Data as a Domain Product
In the data mesh architecture, data is a product of the domain. It can be seen as something that is owned by the domain and can be subscribed to by other parts of the business (access permitting). Domain-Driven Design should be at the forefront of this approach, looking at the different domains that you have. There are a number of methods that a business can adopt to figure out the domain events that exist and to which domain an event belongs. One such method is event-storming, which we can perhaps discuss in more detail another time.
The idea is that teams have the data they want when they want it. The data could be served either via APIs or as events. API security and role access could be defined by the governance and security layer, which sits across all of the domains.
Data as events
Using an event-driven approach would enable data to be produced and consumed by decoupled domains. The teams wouldn’t need to worry about how other business domains want the data shaped or transformed, they are merely the producers. Domains can consume the data available and perform operations as is necessary for their own specific needs. If you want to learn more about event-driven architectures, I’ve written about them before here and here.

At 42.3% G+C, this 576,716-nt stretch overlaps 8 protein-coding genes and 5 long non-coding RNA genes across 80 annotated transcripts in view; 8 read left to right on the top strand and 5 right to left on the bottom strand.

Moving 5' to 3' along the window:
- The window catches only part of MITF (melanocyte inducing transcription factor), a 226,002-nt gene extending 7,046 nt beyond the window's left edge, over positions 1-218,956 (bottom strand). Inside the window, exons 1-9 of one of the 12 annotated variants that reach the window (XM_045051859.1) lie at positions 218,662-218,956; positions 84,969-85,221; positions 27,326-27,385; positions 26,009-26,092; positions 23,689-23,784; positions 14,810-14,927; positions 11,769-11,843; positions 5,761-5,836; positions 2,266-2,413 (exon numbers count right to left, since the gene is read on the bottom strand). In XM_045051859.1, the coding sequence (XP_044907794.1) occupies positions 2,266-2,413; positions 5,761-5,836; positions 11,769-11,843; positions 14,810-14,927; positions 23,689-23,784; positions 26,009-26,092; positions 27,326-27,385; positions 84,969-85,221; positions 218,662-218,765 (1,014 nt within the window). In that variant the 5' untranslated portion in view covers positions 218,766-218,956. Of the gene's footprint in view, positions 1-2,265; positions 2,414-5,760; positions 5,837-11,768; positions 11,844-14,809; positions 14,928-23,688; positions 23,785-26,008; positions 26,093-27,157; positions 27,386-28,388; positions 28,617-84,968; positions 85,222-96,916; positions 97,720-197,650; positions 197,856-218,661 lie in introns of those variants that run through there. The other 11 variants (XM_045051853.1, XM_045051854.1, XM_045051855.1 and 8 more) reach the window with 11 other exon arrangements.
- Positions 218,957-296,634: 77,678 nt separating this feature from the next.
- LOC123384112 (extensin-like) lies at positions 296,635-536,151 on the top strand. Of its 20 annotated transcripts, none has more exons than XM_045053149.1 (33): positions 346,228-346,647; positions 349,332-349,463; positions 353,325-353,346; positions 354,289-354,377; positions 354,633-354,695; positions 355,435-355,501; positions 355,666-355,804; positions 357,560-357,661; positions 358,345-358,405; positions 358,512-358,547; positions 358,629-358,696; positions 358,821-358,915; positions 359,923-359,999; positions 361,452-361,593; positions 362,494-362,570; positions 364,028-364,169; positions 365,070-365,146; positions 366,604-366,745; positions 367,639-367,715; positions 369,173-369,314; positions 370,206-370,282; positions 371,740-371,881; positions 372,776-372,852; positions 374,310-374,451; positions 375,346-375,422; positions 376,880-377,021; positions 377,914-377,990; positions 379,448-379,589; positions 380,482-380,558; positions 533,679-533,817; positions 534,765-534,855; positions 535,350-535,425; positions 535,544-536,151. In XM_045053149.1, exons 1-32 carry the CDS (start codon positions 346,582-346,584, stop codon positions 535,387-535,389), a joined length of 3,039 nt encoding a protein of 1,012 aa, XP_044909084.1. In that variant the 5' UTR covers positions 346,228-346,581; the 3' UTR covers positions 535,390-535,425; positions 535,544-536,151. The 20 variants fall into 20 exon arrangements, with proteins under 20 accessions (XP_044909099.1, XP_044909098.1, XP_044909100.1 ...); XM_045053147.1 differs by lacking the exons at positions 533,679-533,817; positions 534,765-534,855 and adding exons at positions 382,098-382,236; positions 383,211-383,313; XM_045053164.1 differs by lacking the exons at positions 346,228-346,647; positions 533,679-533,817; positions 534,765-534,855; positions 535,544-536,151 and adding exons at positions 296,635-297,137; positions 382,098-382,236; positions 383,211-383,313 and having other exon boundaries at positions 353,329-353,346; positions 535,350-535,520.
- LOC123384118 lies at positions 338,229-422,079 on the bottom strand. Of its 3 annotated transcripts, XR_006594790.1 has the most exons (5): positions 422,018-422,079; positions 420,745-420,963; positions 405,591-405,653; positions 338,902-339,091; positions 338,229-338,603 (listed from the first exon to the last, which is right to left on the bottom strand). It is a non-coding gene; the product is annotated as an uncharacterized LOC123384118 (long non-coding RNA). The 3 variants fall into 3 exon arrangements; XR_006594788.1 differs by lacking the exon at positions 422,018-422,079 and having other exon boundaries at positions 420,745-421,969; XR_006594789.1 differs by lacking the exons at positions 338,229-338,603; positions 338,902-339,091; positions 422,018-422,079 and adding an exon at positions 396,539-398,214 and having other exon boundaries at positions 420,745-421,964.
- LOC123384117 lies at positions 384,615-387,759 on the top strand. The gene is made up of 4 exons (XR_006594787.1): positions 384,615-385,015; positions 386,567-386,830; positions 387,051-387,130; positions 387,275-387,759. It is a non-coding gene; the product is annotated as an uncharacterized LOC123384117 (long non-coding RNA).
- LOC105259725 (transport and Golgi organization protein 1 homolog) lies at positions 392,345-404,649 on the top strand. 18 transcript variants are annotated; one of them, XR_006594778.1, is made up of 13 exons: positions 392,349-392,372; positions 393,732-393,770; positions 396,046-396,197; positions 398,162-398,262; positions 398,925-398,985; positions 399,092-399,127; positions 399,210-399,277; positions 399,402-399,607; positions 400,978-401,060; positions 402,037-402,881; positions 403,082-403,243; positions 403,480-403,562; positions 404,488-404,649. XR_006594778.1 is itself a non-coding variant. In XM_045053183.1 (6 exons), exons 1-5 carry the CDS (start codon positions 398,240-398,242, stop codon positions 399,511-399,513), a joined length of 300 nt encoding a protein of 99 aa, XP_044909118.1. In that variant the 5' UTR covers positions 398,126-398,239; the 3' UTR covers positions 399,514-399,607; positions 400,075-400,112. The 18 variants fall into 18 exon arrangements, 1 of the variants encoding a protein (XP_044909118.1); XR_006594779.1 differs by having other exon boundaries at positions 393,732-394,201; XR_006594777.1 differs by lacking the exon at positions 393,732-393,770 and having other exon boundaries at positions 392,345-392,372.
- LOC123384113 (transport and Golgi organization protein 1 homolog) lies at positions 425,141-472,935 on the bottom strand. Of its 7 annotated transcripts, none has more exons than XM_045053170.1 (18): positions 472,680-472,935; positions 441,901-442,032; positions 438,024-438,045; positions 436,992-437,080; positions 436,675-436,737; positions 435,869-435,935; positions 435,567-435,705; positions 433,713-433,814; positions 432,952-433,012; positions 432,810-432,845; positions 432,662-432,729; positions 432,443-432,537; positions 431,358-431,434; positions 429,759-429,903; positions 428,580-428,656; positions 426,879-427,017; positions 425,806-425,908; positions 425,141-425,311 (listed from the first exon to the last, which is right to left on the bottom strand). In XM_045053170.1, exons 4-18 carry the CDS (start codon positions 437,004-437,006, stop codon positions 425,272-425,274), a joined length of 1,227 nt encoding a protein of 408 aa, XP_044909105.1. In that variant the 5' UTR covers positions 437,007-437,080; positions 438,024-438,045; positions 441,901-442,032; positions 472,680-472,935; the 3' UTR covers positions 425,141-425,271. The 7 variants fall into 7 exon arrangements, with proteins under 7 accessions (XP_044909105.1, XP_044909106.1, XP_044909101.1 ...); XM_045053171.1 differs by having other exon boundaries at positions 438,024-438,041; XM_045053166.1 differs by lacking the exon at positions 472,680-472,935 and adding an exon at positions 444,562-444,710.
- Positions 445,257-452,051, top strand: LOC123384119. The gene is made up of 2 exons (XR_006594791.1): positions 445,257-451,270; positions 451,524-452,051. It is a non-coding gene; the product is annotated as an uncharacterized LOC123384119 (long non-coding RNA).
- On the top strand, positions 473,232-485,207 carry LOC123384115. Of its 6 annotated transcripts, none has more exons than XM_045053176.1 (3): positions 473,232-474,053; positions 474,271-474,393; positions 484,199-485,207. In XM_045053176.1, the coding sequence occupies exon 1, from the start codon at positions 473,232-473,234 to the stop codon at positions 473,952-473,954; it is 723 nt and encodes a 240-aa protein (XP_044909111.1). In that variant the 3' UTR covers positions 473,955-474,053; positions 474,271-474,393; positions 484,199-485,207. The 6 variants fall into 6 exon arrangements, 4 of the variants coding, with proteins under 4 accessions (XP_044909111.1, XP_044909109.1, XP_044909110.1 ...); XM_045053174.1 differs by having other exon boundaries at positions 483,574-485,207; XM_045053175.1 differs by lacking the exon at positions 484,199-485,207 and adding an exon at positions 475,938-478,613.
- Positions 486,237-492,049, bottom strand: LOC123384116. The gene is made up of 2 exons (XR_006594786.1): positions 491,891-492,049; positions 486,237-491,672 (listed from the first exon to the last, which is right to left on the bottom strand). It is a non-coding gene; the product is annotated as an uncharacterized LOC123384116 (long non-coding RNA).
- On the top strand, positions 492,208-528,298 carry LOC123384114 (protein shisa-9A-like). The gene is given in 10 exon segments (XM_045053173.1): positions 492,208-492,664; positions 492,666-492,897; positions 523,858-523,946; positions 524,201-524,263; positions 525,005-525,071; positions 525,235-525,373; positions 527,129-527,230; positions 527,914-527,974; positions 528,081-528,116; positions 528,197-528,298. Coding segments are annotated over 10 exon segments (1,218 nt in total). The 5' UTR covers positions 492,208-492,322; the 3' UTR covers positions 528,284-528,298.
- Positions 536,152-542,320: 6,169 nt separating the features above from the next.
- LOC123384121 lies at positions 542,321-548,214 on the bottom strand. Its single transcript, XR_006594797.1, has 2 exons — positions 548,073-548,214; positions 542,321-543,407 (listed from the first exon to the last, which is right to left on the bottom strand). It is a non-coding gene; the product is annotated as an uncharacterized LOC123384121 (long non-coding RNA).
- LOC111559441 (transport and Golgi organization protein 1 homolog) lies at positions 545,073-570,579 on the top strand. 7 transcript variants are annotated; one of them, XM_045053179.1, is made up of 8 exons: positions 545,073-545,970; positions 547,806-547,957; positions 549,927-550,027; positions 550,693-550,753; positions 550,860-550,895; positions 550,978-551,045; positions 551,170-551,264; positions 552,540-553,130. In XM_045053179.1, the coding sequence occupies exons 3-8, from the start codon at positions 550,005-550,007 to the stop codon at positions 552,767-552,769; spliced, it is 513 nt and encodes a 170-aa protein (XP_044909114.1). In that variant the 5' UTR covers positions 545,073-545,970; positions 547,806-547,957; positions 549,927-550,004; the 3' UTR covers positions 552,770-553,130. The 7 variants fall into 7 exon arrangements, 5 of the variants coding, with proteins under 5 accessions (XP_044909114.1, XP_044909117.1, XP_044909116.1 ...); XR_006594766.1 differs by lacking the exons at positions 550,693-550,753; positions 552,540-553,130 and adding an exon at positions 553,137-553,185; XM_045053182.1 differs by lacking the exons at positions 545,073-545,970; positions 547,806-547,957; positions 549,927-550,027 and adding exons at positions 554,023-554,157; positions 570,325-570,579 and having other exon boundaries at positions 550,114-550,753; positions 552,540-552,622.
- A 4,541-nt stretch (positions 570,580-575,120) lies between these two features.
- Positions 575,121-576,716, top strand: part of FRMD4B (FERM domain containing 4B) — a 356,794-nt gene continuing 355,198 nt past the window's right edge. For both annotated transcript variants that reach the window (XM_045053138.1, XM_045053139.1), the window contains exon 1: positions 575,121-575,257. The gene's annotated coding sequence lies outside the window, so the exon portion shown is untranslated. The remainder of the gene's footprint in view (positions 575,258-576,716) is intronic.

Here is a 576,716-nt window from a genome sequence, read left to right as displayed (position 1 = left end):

Advantages of the Data Mesh
There are some great advantages that I see when it comes to adopting a data mesh approach. Here are three:
Teams can choose their own technology and skills – In the microservice approach, each team is responsible for their own datastore (including the design, technology and operations). They are like their own little company, making their own decisions and delivering their ‘products’ to the rest of the business. This is in a way more realistic, each ‘domain’ has different needs (both technically and non-technically). One might use a SQL database, the other wants to use a NoSQL setup or a document store. One team is great at Python and the other one wants to use something else.
Decoupling services (or domain data) is empowering for the teams – They are now free to make their own decisions on how to collect, organise, store and use data (not only their own but any other sources to which they are subscribed.
Innovation happens faster – The decoupling that happens as a result of the data mesh is good for each of the domains. They can simply subscribe to events from a domain of their chosing. This means a reduction in time requesting and waiting for data (perhaps due to another teams current workload). Being able to just plug in to an API or event stream and start exploring will give rise to new opportunities for innvoation.
Overall, I think the data mesh is a really interesting concept that aligns well with the current shift towards cloud-native ecosystems. However, there are a lot of considerations when moving towards this kind of approach. This is just an introduction and there are a number of elements that I have not discussed such as security, data quality and governance. I hope to address some of these in a future post and talk a lot more about decentralised data.